Trans Alaska Pipeline
Photo credit: Luca Galuzzi – www.galuzzi.it (CC-By-SA 2.5)

Fossil Fuels:  The Moral Case, tracks the benefits to all people resulting from efficient use of energy from fossil fuels.  Written by Kathleen White, Director of the Armstrong Center for Energy and the Environment, it documents the history and positive economic benefits of fossil fuels.  White discusses the major improvements in human lives over the last 200 years – all fueled by oil and coal – and brings reasoned facts to the energy debate.  Fossil fuels are not evil, our use of them is not inherently wasteful, and they are critical to the world economy.

The paper compares life today to the life of a normal family in 1814.  Life 200 years ago was short and tough.  The father dies of pneumonia; the baby dies of smallpox, the mother’s teeth rot and fall out.  They eat gruel, with little meat, fruit, or salad.  There are no candles, only a wood fire.  They have lice and the children sleep on the floor.  Education is basic – no arts or music.  They have traveled no farther than 15 miles from home.  A jacket costs a month’s wages.

We have all heard of this extreme poverty.  But do we understand what it means?  Today, this is the life of only the poorest of the poor in developing countries, and even they have cell phones – made and powered by fossil-fuel-generated electricity.

In 2005, compared to even to 1955, the average woman earned three times as much, ate one-third more, buried fewer children, and lived one-third longer.  She was less likely to die as a result of war, murder, childbirth, tornadoes, flooding, famine, tuberculosis, malaria, or measles.  She was less likely to get cancer, heart disease, or stroke.  She was more likely to have finished school.  She was more likely to own a telephone, a flush-toilet, a refrigerator, and a bicycle.  And over the same 50 years, the world population has more than doubled.  This economic progress has been driven by the efficient and cost-effective use of fossil fuels.  The world is a better place than it was 200 years ago.  As White persuasively argues, the greatest beneficiaries of the use of fossil fuels are the “abject” poor.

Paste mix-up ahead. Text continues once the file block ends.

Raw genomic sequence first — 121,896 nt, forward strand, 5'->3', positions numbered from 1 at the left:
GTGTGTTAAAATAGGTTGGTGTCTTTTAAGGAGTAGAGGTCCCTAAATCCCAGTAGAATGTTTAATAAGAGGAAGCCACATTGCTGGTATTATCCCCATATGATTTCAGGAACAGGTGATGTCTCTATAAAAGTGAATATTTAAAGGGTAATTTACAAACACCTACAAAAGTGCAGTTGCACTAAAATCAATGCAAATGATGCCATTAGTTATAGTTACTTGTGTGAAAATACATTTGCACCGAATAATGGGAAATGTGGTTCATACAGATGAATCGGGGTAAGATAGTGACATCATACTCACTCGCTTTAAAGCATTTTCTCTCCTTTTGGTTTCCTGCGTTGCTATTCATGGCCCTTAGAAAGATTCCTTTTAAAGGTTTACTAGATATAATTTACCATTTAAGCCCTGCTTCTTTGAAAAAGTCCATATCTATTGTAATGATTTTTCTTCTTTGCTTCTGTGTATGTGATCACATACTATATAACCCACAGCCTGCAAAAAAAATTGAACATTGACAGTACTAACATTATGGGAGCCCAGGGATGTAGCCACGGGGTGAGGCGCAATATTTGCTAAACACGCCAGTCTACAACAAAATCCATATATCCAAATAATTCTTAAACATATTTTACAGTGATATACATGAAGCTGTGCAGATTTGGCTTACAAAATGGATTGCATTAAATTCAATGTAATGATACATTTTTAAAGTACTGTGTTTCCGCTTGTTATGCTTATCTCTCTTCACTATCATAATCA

Be clear on the facts:  prior to the late 1700s neither income per capita nor life expectancy had increased since earliest recorded history.  Families lived as they always had.  Little change occurred or was expected.  The shoemaker’s son would also be a shoemaker, if he lived.  The industrial revolution changed this.  The management and control of fossil-fuel power has been critical to economic development for billions of people.  Machines that help people live safely and productively must work 24/7 and are both created and driven by fossil-fuel-produced energy.

Global-warming alarmists would return us to the 1800s by refusing to recognize the benefits.  A 2006 report by the Massachusetts Institute of Technology (MIT) estimates that over 50 gigawatts (GWe) of coal-fired U.S. electric and 40 GWe of nuclear capacity will be removed from use in the next 15-25 years because of radical environmentalists.  This will have a significant negative economic impact on all citizens.  MIT scientists say this will result in “severe reductions in the services that energy provides to all Americans.”

We’re not the only ones seeing this negative impact.  Germany – which has embraced expensive and inefficient energy sources – is now warning that “soaring energy costs” are creating “dramatic de-industrialization.”  Many Europeans are now paying three to four times as much for electricity and natural gas as Americans.  Environmental extremism is bankrupting people and businesses.

Severe reductions in the U.S. and de-industrialization in Germany are not positive results.  We must re-think our hysteria-driven approach to energy.  Fossil fuels are not evil – they have given us health and wealth.  Bad public policy driven by hysterical global-warming extremists is evil.

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